Watchmaking in Japan

Citizen: a strategy of acquisitions


January 2018

Citizen: a strategy of acquisitions

Unlike its two fellow watchmaking companies which are launching an offensive internationally by moving their own products upmarket, this giant has opted for strategic acquisitions, the latest being the purchase of the watchmaker group Frederique Constant, following that of Prothor a few years previously.


uropa Star met CEO Toshio Tokura during a previous trip, in an interview by Joe Thompson. What we learned then is as relevant as ever. Here are some excerpts.

“The foreign-brand buying binge is a sign of changing times at the Citizen Group. The architect of those changes is Toshio Tokura. Since becoming president and CEO of Citizen Holding Co. in April 2012, he has initiated what he calls “drastic” changes that are transforming the group’s watch business. Among the highlights:

  • He has restored watches to their historic position as the group’s core product and launched what amounts to a “Watches First” growth strategy.
  • He has refocused on the Citizen brand, attempting to elevate its image by emphasising aesthetics as well as advanced quartz technology.
  • He has launched a foray into the lucrative luxury-mechanical market with an acquisition strategy designed to turn Citizen into a global, multi-brand watch group with a presence in every price segment.
  • He is tapping the mechanical-watch expertise of Citizen’s new Swiss subsidiaries to upgrade Citizen’s in-house mechanical watch technology with a view to making mechanical watches in Japan.

“Looking at the watch business over the past 20 years, we didn’t see much growth,” he says. “We needed to solve that.” Tokura and his team identified two major opportunities to expand their watch business. One was to boost the image and sales of its core Citizen brand. The other was to take a share of the luxury-mechanical market by acquiring Swiss brands.

In the Citizen Group’s annual report for 2012, the company explained why it purchased Prothor Holding (La Joux-Perret and Arnold & Son). “Demand for premium Swiss-made mechanical watches is expanding, particularly in China and other emerging markets,” Citizen said, “and we believe that participating in the premium luxury segment of the watch market is essential for the company to achieve its growth strategy in the watches and clocks segment.” With La Joux-Perret and Arnold & Son, Citizen tiptoed into the world of luxury mechanicals. Arnold & Son, an obscure, small-batch producer of high complication watches, was an add-on. What Citizen really wanted was La Joux-Perret. “The mechanical watch technology – that’s what we were interested in,” Tokura says.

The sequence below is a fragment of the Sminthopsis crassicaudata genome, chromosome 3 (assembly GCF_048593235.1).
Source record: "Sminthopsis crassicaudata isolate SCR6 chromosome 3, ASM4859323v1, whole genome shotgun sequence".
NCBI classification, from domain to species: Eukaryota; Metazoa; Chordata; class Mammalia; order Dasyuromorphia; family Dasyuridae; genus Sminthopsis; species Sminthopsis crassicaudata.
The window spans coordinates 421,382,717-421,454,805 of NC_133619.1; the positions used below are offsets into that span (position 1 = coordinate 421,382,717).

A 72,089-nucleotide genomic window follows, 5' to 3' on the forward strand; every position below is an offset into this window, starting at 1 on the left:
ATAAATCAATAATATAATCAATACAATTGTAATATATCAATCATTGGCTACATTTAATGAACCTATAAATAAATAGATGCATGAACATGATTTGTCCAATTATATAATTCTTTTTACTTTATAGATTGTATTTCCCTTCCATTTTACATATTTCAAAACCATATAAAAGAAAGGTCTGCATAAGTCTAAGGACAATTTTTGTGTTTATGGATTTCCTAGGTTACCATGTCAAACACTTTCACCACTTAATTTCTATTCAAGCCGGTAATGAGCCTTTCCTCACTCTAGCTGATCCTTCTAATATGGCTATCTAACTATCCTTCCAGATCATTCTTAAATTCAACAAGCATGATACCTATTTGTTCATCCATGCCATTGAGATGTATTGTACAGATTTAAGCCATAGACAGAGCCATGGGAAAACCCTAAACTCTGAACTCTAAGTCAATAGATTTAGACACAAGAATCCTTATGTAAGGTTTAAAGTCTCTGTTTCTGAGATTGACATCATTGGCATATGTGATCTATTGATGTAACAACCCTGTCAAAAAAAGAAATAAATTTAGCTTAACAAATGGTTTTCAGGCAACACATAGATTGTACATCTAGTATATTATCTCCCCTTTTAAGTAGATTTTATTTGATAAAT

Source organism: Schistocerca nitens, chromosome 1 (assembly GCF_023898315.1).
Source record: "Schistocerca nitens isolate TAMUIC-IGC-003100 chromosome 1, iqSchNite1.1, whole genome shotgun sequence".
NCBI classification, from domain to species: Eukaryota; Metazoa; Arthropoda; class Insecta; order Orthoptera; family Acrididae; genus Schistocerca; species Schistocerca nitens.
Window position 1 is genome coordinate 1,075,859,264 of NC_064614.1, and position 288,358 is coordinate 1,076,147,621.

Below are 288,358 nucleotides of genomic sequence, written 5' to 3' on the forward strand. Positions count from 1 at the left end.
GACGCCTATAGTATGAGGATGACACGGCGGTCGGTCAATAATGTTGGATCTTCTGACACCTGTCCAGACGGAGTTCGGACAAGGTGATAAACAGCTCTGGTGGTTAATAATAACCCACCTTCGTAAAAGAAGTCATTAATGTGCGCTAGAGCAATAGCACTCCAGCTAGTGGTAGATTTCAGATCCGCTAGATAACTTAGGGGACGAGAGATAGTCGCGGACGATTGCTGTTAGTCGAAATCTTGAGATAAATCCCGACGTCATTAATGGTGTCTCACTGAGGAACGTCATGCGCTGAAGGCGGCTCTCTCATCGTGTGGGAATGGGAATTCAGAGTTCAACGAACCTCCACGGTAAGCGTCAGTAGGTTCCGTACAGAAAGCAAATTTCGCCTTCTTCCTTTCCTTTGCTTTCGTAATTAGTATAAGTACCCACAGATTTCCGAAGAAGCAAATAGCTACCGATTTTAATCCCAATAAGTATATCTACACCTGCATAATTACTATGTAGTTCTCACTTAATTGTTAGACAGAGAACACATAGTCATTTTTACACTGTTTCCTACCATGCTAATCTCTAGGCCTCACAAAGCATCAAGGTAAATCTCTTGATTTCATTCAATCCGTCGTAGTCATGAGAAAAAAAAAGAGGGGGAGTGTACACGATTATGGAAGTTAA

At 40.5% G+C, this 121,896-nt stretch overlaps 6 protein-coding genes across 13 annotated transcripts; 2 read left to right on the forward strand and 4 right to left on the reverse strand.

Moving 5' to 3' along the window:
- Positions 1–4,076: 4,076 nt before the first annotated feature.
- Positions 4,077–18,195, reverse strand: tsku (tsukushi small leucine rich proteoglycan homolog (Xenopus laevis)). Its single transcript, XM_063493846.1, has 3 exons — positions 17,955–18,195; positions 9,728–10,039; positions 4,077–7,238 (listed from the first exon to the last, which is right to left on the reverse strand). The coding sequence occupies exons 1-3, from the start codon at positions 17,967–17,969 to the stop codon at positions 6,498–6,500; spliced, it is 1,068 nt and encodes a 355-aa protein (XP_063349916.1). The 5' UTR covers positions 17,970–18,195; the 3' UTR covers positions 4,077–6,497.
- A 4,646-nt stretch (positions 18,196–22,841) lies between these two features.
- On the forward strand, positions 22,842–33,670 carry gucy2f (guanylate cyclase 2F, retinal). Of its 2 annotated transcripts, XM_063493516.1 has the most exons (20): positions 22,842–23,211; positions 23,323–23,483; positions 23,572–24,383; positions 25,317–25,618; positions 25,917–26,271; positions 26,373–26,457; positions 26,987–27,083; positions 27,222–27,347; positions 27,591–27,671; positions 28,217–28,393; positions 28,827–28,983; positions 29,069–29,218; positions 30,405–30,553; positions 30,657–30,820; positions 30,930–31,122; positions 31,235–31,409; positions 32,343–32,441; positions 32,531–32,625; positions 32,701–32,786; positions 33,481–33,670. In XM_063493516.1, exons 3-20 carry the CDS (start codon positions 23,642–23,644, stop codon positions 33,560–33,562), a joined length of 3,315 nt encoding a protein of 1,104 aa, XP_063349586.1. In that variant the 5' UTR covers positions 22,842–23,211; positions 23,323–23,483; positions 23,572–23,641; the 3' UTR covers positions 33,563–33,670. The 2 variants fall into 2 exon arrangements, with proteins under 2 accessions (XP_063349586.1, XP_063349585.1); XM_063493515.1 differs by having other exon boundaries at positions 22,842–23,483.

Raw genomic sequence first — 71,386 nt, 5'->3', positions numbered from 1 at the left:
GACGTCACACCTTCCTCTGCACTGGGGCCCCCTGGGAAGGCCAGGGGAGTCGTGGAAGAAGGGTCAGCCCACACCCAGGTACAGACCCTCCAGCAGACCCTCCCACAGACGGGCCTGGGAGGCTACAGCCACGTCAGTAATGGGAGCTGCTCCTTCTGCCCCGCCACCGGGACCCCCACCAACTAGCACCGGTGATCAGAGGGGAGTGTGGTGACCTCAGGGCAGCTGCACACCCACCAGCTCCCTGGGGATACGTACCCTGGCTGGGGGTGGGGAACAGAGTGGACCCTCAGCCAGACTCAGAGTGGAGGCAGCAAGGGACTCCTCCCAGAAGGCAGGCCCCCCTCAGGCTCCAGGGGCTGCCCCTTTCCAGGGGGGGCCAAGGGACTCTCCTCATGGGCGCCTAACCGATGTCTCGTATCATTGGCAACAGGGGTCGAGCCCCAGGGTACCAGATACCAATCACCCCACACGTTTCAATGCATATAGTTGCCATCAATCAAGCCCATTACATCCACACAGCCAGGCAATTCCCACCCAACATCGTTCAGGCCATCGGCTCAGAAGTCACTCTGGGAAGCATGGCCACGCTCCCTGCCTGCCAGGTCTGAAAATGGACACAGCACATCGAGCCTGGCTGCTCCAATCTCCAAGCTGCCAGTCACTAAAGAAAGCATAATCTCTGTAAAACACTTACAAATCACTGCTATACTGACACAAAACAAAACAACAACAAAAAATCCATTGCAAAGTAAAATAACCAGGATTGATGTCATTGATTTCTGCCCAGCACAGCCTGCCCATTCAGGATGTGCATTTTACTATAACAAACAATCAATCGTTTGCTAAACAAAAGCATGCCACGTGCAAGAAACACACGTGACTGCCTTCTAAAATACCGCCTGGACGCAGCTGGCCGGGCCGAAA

For two reasons.

First, to protect Bulova. Citizen had purchased the American brand in 2008 to give itself a dominant position in the midrange of the U.S. market. Bulova happens to have a collection of Swiss-made mechanical watches. When ETA, Switzerland’s dominant movement producer, announced its intention to restrict sales of mechanical movements to third parties, Citizen worried about securing movements for Bulova and began shopping for a Swiss movement producer. La Joux- Perret solved the problem. It also gave Citizen the chance to revive its own outdated mechanical watch technology. Citizen has produced mechanical watches for nearly a century. However, since the quartz revolution, it has focused primarily on electronic watches.

“Our mechanical technology is quite far behind because we stopped developing it,” Tokura says. “We have a lot of catching up to do. There are a lot of things we can learn from the Swiss.” Prothor gave Citizen a toe-hold in the premium luxury market. The next step, Tokura told me, was to “buy a Swiss brand to really give us a footprint in that price range.” Frédérique Constant does that. The company, founded by Peter and Aletta Stas in 1988, is a leader in the so-called “accessible luxury” segment of the market. The core prices of the Frédérique Constant and Alpina brands are primarily between $1,000 and $5,000, with some models costing more than $10,000. The company does not divulge sales data, but FC Holding is substantially larger than Prothor Holding. (In 2009, Kepler Capital Markets estimated Frederique Constant’s annual sales at CHF 150 million and annual production at 90,000 units.) Frederique Constant also has significant mechanical watch production capacity. It develops, manufactures and assembles its own calibres, 19 of them since 2004, it says. As with the Prothor Holding acquisition, Citizen will leave Frederique Constant’s current Swiss management in place. Citizen has plenty to do managing the Citizen brand, Tokura says, without trying to manage four luxury mechanical brands. “We don’t have the experience,” he says with a smile. “We don’t know that world. It’s such a mystery to us.”